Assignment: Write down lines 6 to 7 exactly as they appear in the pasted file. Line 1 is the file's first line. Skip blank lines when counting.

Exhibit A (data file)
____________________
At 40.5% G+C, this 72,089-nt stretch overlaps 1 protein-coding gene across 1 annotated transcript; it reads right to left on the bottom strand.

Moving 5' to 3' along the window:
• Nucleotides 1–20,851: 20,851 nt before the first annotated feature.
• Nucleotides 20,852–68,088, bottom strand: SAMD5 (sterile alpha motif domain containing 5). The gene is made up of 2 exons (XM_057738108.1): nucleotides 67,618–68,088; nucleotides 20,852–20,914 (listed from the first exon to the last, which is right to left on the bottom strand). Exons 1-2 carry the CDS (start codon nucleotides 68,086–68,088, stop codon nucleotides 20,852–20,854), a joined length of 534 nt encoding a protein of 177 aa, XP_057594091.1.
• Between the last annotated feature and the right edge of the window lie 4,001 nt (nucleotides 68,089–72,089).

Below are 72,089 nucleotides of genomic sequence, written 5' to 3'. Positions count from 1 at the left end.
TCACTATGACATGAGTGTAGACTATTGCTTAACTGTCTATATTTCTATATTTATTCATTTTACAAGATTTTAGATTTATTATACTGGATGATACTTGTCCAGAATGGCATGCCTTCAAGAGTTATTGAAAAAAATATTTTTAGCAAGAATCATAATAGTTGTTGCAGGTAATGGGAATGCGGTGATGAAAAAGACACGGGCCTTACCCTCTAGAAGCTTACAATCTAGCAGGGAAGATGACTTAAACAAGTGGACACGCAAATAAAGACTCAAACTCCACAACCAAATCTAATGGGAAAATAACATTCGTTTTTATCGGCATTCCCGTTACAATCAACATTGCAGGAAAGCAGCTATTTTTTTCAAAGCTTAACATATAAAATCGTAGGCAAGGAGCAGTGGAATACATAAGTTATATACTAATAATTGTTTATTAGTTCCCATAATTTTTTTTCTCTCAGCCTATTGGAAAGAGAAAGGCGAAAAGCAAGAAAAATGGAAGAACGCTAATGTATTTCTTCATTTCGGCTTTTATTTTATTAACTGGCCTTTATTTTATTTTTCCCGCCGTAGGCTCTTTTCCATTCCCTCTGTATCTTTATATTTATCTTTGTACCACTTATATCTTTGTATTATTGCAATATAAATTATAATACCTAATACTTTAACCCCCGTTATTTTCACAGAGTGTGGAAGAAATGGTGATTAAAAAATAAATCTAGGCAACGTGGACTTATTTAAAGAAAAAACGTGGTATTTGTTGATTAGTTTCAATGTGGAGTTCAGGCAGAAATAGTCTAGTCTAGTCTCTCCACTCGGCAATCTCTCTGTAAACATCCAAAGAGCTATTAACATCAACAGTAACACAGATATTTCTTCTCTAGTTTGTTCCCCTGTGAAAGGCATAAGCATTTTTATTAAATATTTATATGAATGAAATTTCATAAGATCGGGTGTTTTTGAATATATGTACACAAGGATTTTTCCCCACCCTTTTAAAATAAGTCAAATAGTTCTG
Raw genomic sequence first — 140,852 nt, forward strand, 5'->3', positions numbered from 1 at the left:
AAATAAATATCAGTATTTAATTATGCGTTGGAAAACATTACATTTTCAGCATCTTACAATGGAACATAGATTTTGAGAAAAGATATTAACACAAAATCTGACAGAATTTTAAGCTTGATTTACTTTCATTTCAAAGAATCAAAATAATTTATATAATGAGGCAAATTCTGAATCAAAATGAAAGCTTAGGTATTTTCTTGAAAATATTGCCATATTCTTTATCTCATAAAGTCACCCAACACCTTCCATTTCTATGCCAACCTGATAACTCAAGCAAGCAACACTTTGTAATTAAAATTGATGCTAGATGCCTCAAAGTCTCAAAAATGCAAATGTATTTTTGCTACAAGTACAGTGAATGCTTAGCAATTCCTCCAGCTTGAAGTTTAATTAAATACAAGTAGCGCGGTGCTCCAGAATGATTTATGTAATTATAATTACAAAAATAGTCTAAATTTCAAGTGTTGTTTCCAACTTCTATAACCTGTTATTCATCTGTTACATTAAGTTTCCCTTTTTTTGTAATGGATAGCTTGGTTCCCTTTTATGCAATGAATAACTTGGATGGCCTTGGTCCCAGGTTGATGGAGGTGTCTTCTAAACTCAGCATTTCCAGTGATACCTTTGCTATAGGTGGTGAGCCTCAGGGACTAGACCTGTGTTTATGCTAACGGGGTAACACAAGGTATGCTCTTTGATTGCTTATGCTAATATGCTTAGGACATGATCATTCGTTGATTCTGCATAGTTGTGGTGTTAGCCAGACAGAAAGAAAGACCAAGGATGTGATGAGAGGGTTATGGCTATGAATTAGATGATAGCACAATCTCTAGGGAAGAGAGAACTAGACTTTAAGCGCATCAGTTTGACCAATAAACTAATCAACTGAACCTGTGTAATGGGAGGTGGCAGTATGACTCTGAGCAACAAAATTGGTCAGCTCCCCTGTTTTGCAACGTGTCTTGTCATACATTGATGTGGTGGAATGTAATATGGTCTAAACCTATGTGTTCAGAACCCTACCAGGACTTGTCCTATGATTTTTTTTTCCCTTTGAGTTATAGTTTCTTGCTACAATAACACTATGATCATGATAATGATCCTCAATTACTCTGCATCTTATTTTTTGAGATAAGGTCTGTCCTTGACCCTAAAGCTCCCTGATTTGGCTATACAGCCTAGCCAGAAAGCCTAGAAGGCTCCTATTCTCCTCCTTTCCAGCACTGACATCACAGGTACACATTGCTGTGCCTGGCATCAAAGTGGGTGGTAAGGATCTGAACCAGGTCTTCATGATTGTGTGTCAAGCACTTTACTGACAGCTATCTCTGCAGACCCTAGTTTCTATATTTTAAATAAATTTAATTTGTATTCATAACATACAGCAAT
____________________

Below are 72,089 nucleotides of genomic sequence, written 5' to 3'. Positions count from 1 at the left end.
TCACTATGACATGAGTGTAGACTATTGCTTAACTGTCTATATTTCTATATTTATTCATTTTACAAGATTTTAGATTTATTATACTGGATGATACTTGTCCAGAATGGCATGCCTTCAAGAGTTATTGAAAAAAATATTTTTAGCAAGAATCATAATAGTTGTTGCAGGTAATGGGAATGCGGTGATGAAAAAGACACGGGCCTTACCCTCTAGAAGCTTACAATCTAGCAGGGAAGATGACTTAAACAAGTGGACACGCAAATAAAGACTCAAACTCCACAACCAAATCTAATGGGAAAATAACATTCGTTTTTATCGGCATTCCCGTTACAATCAACATTGCAGGAAAGCAGCTATTTTTTTCAAAGCTTAACATATAAAATCGTAGGCAAGGAGCAGTGGAATACATAAGTTATATACTAATAATTGTTTATTAGTTCCCATAATTTTTTTTCTCTCAGCCTATTGGAAAGAGAAAGGCGAAAAGCAAGAAAAATGGAAGAACGCTAATGTATTTCTTCATTTCGGCTTTTATTTTATTAACTGGCCTTTATTTTATTTTTCCCGCCGTAGGCTCTTTTCCATTCCCTCTGTATCTTTATATTTATCTTTGTACCACTTATATCTTTGTATTATTGCAATATAAATTATAATACCTAATACTTTAACCCCCGTTATTTTCACAGAGTGTGGAAGAAATGGTGATTAAAAAATAAATCTAGGCAACGTGGACTTATTTAAAGAAAAAACGTGGTATTTGTTGATTAGTTTCAATGTGGAGTTCAGGCAGAAATAGTCTAGTCTAGTCTCTCCACTCGGCAATCTCTCTGTAAACATCCAAAGAGCTATTAACATCAACAGTAACACAGATATTTCTTCTCTAGTTTGTTCCCCTGTGAAAGGCATAAGCATTTTTATTAAATATTTATATGAATGAAATTTCATAAGATCGGGTGTTTTTGAATATATGTACACAAGGATTTTTCCCCACCCTTTTAAAATAAGTCAAATAGTTCTG